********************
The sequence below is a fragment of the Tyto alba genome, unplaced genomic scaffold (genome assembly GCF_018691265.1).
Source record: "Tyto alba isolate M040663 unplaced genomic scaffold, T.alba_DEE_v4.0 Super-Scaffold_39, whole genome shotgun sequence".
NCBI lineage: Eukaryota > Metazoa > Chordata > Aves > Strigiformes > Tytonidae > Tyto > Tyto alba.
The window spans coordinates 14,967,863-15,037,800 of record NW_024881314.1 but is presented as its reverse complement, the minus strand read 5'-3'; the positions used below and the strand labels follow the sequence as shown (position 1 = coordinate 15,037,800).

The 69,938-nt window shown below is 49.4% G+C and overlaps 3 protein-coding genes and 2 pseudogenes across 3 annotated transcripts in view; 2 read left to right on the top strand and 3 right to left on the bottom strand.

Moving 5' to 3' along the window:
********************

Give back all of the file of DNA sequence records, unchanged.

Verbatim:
The sequence below is a fragment of the Tyto alba genome, unplaced genomic scaffold (genome assembly GCF_018691265.1).
Source record: "Tyto alba isolate M040663 unplaced genomic scaffold, T.alba_DEE_v4.0 Super-Scaffold_39, whole genome shotgun sequence".
NCBI lineage: Eukaryota > Metazoa > Chordata > Aves > Strigiformes > Tytonidae > Tyto > Tyto alba.
The window spans coordinates 14,967,863-15,037,800 of record NW_024881314.1 but is presented as its reverse complement, the minus strand read 5'-3'; the positions used below and the strand labels follow the sequence as shown (position 1 = coordinate 15,037,800).

The 69,938-nt window shown below is 49.4% G+C and overlaps 3 protein-coding genes and 2 pseudogenes across 3 annotated transcripts in view; 2 read left to right on the top strand and 3 right to left on the bottom strand.

Moving 5' to 3' along the window: